After last week’s threat from Labour shadow health secretary Wes Streeting to “steamroll” companies into action on health, it was the industry’s turn today to set out its plans.

Perhaps unsurprisingly, it was not food companies but the government that was being urged to get off its backside to get Brits eating healthier.

Streeting wants companies to abandon the marketing of HFSS products and put their millions behind promoting products which could help dig the UK out of a looming obesity crisis.

Today the FDF called on ministers across government to take the lead with a high-profile marketing campaign aimed at championing a more healthy lifestyle. It said companies were more than willing to get behind such a positive message, having already spent billions reformulating their products, with much more in the pipeline.

At first sight, both policies seem not a million miles apart. But anyone expecting an outbreak of harmony come the dawn of a Labour government is likely in for a rude awakening.

The FDF industry manifesto published today calls on the government to launch a “positive, practical messaging” campaign to support a healthy lifestyle, which would include major collaboration with food companies and health charities to nudge consumers towards healthier choices.

That sort of language might seem collaborative and forward-thinking to the uninitiated, but it’s enough to have the average public health campaigner choking on their reduced-sugar bran flakes.

The FDF calls on ministers to deliver a joined-up approach across government to tackle poor diets, and provide a clear and consistent public health campaign to inform and empower consumers to make healthier choices.

It also proposes a reformulation fund, similar to that already in place in Scotland, to support small and medium-sized businesses to make healthier products – although it would require substantially more funding than that involved north of the border to move the dial.

Positive health messages to change diets

Any suggestion the government should tackle obesity by encouraging healthier diets and lifestyles through consumer change will meet a furious backlash from the health lobby. It would no doubt reawaken the age-old debate on trying to “outrun a bad diet”.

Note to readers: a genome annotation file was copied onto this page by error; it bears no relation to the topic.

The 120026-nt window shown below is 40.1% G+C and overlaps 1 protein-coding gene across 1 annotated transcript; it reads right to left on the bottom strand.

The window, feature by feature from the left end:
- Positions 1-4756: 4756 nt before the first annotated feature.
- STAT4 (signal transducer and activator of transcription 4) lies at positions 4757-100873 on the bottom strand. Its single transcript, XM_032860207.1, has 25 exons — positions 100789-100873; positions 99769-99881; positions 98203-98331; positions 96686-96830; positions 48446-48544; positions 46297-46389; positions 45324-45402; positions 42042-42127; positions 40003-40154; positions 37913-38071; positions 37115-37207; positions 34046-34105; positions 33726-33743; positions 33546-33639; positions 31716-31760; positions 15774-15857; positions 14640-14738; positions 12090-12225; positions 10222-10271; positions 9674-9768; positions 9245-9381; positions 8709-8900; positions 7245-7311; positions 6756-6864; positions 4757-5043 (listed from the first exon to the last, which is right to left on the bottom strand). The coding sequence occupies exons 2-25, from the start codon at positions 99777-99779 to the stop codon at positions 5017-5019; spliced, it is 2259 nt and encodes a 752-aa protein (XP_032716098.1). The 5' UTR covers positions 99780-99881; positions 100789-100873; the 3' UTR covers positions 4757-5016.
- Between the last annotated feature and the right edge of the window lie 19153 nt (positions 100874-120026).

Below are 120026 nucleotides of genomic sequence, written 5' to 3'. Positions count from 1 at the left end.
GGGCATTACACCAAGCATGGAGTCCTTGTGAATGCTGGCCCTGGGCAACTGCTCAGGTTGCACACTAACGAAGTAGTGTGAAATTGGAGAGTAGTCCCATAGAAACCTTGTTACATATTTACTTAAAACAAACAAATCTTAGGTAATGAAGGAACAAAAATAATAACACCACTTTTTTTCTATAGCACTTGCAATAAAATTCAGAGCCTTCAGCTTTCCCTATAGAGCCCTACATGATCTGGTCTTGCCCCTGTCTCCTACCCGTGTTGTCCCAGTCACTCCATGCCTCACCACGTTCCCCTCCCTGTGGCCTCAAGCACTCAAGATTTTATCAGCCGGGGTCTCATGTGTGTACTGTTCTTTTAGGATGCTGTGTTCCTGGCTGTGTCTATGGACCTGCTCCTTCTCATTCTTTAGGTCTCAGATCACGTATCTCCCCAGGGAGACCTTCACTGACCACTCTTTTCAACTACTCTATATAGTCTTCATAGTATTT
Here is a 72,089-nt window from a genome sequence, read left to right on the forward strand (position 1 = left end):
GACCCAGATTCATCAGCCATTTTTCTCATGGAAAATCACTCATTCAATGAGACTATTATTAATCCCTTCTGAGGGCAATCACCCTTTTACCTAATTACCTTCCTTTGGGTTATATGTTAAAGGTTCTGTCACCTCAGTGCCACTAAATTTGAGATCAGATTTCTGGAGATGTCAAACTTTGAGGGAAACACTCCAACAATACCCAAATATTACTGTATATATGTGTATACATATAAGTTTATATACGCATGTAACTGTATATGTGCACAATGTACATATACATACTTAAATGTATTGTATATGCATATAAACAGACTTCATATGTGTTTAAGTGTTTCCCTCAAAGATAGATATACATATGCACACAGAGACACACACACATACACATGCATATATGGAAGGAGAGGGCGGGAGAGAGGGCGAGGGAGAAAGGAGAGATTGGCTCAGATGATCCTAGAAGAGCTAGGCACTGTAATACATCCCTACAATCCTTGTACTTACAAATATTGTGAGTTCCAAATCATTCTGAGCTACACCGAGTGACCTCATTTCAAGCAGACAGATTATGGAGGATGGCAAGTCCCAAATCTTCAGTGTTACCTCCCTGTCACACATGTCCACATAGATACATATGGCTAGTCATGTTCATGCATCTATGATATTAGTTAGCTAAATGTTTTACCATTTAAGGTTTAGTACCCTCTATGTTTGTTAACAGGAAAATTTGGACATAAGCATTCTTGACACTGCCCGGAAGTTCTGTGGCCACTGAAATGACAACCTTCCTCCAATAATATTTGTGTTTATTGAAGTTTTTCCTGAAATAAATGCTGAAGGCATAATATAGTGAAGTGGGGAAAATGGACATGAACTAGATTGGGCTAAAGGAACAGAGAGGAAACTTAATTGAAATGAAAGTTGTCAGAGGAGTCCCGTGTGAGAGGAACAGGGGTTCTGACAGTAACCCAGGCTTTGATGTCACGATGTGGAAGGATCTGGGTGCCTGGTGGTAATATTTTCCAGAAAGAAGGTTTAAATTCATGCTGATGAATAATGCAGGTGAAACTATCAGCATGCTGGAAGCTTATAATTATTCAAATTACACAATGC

There is also still much debate over the extent to which positive health messaging can achieve the sort of diet changes needed to make a real dent in obesity figures, with many, including some of the supermarkets themselves, arguing there is a need for mandatory targets to force retailers to provide healthier food.

A Labour government will be under huge pressure to go down that path, much as it would like to avoid confrontation with the food industry, as part of its policy of not rocking the boat when the Tories are doing a good enough job of sinking it already.

Labour is already increasingly showing its hand.

Following Keir Starmer’s recent pledge to revive the shelved clampdown on junk food advertising, it emerged over the weekend the government’s proposed ban on sales of energy drinks to under-16s would also be brought out of cold storage if Starmer moves his belongings into No 10.

Labour will not face too much of a fight from the industry when it comes to reviving this particular plank of public health policy, first promised by ministers in 2019, despite the huge boom in energy drink sales since then.

The truth is supermarkets have long banned sales of the drinks to kids, yet have watched as policy inaction has led to a ridiculous uneven playing field, where youngsters can simply walk to the convenience store along the road to buy one instead.

Labour’s policy on health

The recent study by researchers at Teesside and Newcastle Universities on the dangers of such drinks should have been the final straw for these sales, so it was always going to be an obvious candidate for Labour as it seeks to draw up a policy that will set its own course on health.

Yet neither Labour or health campaigners want the opposition party to be seen as too radical, or too much in favour of the “nanny state”, for fear it could yet prove a barrier to its seemingly unstoppable progress to an election victory.

So calls for a wave of taxes on HFSS products, the extension of the sugar levy to various other categories and other proposals previously set out in Henry Dimbleby’s National Food Strategy, have for now been waiting in the wings, although they will inevitably come. It’s just a matter of whether it’s before or after polling day.

At the last Labour conference, shadow health minister Preet Gill spoke of the “clear divide” between Labour and the Conservatives on public health, saying government inaction had left “the industry in limbo and children being targeted with things like Kit Kat Cereal”. Washed down with energy drinks, no doubt, although potentially not for much longer.